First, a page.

The aromas in order of increasing difficulty were peppermint, fish, orange, rose and leather and could be used as an early warning system.
A study of nearly 3,000 older people found those who can not identify at least four out of five common odours were more than twice as likely to develop the disease.
A simple smell test can predict dementia with a high degree of accuracy up to five years before symptoms begin, research has found. In fact, almost 80 percent of those who correctly ID'ed just one or two smells developed dementia.
However, some experts have refuted the findings of the study stating that there could be other preseasons why people could lose their sense of smell.
A SIMPLE smell test could detect if you are going to develop dementia, new research suggests.
He explains that losing one's sense of smell is a strong indicator of "significant damage", and that this "simple smell test could provide a quick and low-cost way to identify those who are already at high risk".
Pinto underlined that the sense of smell may be the most "undervalued" human sense, and people start appreciating it when it's gone.
"Our test simply marks someone for closer attention", Pinto concluded.
"If they can be made more accurate, smell tests could be useful for detecting dementia as they are less invasive".
It is why there is a so-called "peanut butter test" for people with Alzheimer's who are less able to sniff out the spread from a distance. Then we could enroll them in early-stage prevention trials.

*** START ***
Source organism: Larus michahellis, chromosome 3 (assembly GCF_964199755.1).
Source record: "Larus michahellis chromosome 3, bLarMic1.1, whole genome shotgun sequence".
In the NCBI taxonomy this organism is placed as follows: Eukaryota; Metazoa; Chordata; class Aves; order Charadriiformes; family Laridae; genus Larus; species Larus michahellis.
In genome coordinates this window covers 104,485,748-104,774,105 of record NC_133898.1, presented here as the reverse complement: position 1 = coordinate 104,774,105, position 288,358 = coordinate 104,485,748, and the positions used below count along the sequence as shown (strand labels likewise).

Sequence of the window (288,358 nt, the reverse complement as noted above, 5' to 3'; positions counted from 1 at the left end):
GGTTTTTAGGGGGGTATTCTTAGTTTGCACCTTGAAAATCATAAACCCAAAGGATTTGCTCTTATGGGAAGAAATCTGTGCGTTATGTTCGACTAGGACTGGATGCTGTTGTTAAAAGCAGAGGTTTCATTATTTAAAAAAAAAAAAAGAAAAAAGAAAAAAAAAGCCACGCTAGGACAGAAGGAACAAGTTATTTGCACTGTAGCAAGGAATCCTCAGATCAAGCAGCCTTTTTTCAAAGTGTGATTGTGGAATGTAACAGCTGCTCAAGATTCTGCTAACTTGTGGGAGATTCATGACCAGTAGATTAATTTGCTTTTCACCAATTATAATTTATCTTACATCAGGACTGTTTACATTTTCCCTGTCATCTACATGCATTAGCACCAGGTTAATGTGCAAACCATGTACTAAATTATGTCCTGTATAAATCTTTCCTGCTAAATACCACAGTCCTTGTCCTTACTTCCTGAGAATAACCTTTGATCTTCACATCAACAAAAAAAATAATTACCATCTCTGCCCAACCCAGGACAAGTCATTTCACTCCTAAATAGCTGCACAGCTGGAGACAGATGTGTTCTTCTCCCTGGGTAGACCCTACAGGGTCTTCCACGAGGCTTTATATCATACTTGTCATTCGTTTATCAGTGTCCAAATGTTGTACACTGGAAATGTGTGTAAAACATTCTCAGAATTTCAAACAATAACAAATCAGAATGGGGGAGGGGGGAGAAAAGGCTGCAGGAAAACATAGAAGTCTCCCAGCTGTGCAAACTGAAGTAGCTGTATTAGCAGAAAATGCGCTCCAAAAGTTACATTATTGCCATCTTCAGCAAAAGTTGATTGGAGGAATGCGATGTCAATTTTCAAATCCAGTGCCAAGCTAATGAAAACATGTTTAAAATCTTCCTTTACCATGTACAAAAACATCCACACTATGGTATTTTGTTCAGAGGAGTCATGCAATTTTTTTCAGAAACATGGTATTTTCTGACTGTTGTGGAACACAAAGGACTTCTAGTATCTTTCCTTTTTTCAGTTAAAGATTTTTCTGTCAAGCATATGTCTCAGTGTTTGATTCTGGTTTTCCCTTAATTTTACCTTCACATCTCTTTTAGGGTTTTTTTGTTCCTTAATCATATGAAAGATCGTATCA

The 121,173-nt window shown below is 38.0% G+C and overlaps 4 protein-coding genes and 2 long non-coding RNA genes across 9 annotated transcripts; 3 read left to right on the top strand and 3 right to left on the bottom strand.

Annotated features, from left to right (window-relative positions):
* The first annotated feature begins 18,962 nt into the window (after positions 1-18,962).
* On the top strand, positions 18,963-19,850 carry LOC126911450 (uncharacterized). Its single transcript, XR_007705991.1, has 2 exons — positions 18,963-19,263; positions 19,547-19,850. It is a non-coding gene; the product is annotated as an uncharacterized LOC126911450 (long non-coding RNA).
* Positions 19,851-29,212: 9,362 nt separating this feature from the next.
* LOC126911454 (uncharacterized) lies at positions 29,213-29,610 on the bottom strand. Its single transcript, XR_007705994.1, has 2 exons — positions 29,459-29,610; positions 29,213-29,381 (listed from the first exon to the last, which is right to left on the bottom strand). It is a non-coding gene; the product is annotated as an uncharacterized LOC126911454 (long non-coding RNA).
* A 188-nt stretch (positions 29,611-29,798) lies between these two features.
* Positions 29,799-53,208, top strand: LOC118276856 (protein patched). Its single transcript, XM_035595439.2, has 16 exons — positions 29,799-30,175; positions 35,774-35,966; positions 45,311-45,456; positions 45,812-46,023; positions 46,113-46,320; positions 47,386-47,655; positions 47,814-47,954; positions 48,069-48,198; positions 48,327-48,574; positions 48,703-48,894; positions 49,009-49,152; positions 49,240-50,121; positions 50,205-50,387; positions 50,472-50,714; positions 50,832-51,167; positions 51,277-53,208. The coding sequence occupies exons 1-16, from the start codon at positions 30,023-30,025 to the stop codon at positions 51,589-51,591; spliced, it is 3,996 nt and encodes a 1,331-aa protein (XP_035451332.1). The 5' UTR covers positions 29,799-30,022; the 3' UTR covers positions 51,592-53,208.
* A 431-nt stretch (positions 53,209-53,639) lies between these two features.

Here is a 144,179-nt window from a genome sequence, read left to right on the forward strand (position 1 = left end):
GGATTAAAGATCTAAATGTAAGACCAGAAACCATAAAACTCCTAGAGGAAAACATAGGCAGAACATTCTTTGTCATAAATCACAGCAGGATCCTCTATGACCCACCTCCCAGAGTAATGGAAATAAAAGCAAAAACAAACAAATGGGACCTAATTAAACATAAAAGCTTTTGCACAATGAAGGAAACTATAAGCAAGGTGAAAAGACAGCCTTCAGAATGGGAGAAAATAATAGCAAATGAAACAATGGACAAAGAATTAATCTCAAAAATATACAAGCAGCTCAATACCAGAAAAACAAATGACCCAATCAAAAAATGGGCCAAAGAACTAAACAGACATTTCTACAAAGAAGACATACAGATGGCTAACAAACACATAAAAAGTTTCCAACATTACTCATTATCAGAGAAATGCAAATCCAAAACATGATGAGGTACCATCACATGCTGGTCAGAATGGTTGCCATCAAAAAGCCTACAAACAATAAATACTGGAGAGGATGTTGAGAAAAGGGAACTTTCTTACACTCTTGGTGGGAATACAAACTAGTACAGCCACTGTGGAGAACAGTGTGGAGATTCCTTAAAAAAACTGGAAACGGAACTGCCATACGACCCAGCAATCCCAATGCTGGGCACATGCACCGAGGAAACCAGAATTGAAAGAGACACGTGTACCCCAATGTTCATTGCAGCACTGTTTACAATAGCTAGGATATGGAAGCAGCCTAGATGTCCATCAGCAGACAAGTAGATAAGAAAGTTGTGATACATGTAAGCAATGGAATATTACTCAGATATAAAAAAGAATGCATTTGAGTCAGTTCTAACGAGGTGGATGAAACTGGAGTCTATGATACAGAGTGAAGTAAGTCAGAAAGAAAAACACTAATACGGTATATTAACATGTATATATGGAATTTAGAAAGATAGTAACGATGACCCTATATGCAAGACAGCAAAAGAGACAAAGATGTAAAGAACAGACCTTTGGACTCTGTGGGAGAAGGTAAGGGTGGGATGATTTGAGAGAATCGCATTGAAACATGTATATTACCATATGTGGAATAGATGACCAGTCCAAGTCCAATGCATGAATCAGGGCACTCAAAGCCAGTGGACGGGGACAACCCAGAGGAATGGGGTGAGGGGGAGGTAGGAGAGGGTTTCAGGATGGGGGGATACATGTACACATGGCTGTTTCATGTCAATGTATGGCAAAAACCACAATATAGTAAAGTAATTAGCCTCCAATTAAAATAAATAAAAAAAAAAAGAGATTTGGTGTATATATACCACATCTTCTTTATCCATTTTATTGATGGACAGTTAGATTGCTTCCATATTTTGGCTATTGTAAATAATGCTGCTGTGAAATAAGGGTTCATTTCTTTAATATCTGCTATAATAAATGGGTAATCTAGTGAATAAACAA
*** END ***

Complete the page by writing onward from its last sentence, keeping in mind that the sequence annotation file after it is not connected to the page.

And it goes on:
"As we age, it is common for people to experience changes to their senses and people shouldn't worry that this is an early sign of dementia".
Trump to visit Southeast Asia, but not Malaysia
Trump has sought to forge a personal relationship with Xi, hosting the Chinese president at his Mar-a-Lago resort in April. A North Korean soldier keeps watch toward the south at the truce village of Panmunjom, South Korea, September 28, 2017.
Over the years, scientists have studied the disease thoroughly and have often found signs other than loss of memory that can signal the onset of dementia.
Nearly eight in ten (78%) of those tested were normal, correctly identifying at least four out of five scents.
Around 78% participants recognized only four scents, 14% identified only three, and 5% only two.
Dementia and Alzheimer's are one of the most vexing problems for science, but a major discovery could help us spot it early and thus result in better treatment of the brain degenerative disorder.
Declining sense of smell can be an early sign of Parkinson's disease or Alzheimer's disease, and these olfactory problems worsen as the diseases progress.
Both studies used a tool called "Sniffin'Sticks", which are like a felt-tip pen but are infused with distinct smells.
Those who got two or three correct were considered "hyposmic", defined as a reduced sense of smell, while those who managed one or none were labelled "anosmic", having lost it completely. The olfactory system or sense of smell also has stem cells which self-regenerate.
Losing the ability to smell can have a substantial impact on lifestyle and wellbeing, said Pinto, a specialist in sinus and nasal diseases and a member of the Section of Otolaryngology-Head and Neck Surgery at UChicago Medicine.
'Being unable to smell is closely associated with depression as people don't get as much pleasure in life'.
Lead author Jayant M.Pinto is confident that the quick smell test can pinpoint patients at a high risk of developing the neurodegenerative disease.
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